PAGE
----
Last week, IFDA members went to Capitol Hill during the Washington Insight Conference to speak directly to lawmakers and provide insight into how the foodservice distribution industry drives the U.S. economy. The strongest organizations in Washington are those that can leverage their grassroots strengths to connect directly with lawmakers. Distributors have tremendous stories to tell about your people, your customers and the work you do in the community. This week was an opportunity both to tell these stories and to ask lawmakers to help be a part of the solution for critical industry issues including:
The DRIVE-Safe Act
Senator Todd Young (R-Indiana), one of the Co-Sponsors of the DRIVE-Safe Act, poses with Abigail Olson, a 19 year old who recieved her CDL but was unable to get a job due to the current intersate restrictions.
The country is facing a massive truck driver shortage that’s increasing the costs of consumer goods and hurting the economy. As the need for freight transportation grows, estimates show trucking companies will need to hire an additional 890,000 drivers over the next decade. According to an industry analysis by DAT Solutions, just one truck was available for every 12 loads needing to be shipped at the start of 2018, which is the lowest ratio since 2005.
On February 26, bipartisan lawmakers in the Senate and House today introduced legislation to address the urgent shortage of truck drivers affecting the movement and cost of our nation’s commerce.
The DRIVE-Safe Act is critical legislation that addresses the massive driver shortage affecting the movement of commerce in our country by promoting opportunity and enhanced safety training for emerging members of this growing workforce. H.R. 1374 and S. 569 address the massive truck driver shortage, increase safety, and provide young adults with well-paying careers. Learn more at www.drivesafeact.com.
Due to a drafting error in the Tax Cuts and Jobs Act (TCJA), restaurants and retail establishments are not eligible for 100% expensing of interior improvements made to their locations. This was one of the key elements of the TCJA which expanded bonus depreciation to 100% in order to encourage business investment. Unfortunately, instead of including these types of investments in the bonus depreciation eligibility the final legislation actually worsened the tax situation for such improvements by requiring that they be written off over time periods as long as 39 years.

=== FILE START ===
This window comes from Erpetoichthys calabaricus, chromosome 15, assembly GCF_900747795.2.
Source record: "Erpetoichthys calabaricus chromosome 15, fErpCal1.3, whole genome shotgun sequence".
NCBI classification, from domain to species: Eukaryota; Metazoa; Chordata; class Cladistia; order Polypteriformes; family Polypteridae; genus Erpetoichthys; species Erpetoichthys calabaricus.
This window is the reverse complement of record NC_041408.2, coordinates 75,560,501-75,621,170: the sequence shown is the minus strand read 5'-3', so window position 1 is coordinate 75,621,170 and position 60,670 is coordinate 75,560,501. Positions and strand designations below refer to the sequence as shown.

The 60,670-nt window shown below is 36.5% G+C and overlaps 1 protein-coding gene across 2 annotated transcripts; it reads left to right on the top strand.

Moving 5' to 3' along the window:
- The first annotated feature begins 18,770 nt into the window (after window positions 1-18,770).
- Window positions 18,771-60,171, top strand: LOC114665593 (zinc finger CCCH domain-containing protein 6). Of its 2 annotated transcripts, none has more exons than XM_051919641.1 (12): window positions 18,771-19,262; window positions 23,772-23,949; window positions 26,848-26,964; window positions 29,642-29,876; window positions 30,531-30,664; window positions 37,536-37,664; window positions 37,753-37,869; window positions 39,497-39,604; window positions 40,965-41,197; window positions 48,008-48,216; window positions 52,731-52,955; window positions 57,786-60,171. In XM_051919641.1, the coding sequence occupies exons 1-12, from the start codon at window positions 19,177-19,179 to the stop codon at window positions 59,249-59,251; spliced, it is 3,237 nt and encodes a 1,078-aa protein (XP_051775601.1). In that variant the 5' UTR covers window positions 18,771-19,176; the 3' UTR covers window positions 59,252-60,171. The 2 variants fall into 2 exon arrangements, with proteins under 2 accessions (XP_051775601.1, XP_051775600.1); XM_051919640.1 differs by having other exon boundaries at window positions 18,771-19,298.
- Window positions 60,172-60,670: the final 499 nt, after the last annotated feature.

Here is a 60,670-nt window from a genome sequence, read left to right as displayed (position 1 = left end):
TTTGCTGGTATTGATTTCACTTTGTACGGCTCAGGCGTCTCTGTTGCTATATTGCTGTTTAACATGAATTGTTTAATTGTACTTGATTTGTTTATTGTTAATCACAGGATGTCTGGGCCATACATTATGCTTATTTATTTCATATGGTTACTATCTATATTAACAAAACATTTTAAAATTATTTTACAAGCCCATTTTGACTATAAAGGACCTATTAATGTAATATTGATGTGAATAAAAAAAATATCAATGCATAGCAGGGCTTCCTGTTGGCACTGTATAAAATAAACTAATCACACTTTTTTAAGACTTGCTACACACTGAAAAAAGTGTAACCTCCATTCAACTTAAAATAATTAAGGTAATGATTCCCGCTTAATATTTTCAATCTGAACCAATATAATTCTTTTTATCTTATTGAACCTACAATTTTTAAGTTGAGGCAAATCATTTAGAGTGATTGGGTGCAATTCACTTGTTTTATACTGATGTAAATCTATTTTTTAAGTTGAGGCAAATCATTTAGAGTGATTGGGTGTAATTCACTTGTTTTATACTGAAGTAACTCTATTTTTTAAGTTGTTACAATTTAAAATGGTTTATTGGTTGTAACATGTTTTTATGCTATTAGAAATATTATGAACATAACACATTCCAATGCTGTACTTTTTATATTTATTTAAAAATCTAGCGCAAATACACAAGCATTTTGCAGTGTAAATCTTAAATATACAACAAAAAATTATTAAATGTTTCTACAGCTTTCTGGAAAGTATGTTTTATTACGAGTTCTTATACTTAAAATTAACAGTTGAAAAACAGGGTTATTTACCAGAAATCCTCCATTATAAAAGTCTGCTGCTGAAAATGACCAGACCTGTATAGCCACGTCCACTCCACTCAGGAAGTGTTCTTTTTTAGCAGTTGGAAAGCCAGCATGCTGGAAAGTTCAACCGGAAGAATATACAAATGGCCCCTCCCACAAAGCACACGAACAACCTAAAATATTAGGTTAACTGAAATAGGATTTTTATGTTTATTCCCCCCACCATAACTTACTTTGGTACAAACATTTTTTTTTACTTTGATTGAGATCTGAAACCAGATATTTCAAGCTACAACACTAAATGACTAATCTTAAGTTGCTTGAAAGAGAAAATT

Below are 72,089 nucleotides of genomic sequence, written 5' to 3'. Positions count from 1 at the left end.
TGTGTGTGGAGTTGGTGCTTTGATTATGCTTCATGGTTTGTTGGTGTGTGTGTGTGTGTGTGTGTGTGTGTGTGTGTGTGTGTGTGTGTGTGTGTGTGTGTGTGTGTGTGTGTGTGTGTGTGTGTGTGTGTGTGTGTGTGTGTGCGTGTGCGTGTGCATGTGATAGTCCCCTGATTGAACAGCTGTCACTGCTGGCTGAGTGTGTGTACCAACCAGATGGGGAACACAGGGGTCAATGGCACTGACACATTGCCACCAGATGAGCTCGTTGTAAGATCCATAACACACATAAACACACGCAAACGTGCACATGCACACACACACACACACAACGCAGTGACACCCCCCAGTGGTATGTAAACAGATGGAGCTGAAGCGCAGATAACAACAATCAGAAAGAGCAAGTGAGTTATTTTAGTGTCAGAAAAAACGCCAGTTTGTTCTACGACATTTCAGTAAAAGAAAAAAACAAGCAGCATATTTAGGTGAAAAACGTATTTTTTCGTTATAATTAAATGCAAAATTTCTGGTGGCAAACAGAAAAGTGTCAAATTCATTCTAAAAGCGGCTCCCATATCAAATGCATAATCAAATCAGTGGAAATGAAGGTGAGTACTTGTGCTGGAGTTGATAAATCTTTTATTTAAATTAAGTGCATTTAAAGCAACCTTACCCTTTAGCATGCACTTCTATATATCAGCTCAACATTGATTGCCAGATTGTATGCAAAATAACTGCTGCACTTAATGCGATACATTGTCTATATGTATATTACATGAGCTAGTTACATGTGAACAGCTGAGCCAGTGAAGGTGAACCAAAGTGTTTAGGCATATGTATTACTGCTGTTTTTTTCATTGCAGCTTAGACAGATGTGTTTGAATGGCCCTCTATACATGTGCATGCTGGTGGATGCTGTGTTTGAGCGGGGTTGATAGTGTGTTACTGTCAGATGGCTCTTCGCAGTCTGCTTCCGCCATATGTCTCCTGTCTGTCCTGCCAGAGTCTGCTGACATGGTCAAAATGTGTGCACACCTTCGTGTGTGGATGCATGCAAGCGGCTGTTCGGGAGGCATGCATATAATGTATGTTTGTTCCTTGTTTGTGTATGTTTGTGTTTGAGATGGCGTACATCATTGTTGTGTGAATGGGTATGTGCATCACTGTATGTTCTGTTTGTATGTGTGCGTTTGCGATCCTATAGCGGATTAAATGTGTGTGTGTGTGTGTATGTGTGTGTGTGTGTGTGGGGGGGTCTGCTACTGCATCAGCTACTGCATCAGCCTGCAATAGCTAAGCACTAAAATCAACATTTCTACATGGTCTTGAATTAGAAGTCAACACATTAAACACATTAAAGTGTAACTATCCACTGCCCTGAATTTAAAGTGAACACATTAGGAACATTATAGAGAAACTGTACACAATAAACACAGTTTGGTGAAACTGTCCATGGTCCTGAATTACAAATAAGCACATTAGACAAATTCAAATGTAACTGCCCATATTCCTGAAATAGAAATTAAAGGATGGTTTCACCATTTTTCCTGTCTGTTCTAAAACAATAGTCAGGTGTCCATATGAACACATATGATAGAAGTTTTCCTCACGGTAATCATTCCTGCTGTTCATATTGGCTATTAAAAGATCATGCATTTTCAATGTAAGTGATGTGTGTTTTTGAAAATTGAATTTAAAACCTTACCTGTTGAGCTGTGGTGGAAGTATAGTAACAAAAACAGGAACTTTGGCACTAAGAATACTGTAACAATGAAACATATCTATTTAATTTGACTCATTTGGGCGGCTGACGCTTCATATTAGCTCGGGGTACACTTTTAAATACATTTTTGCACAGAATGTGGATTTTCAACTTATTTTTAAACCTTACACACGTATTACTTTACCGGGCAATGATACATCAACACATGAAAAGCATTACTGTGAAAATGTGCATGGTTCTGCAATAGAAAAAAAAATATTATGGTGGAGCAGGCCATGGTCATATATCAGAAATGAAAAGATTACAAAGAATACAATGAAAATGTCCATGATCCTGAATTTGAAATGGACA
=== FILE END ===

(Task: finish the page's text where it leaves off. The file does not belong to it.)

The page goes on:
Bipartisan legislation enacted in 2015 had allowed restaurants and other retail establishment to operate on a 15 year depreciation schedule for building improvements which came with a 50% bonus depreciation schedule. The TCJA created a new depreciation category called “qualified improvement property” for these types of investments. Yet the final legislation neglected to include this new category of improvements in the 15 year recovery period and as a result they reverted to a period of 39 years. The law only allows 100% bonus depreciation for investments with a recovery period of 20 years or less.
The Tax Cuts and Jobs Act was meant to encourage investment to create jobs and help grow the economy. The drafting error has placed restaurants and retail establishments in a disadvantaged tax position that has the opposite effect.
Bipartisan legislation, S. 803 and HR 1869, has been introduced in both the House and Senate to restore the 15 Year Depreciation Period and Make Qualified Improvement Property Eligible For 100% Expensing. The Restoring Investments in Improvements Act would restore the 15 year depreciation period and make qualified improvement property eligible for 100% expensing.
For more information on IFDA's advocacy efforts, visit https://www.ifdaonline.org/issues-advocacy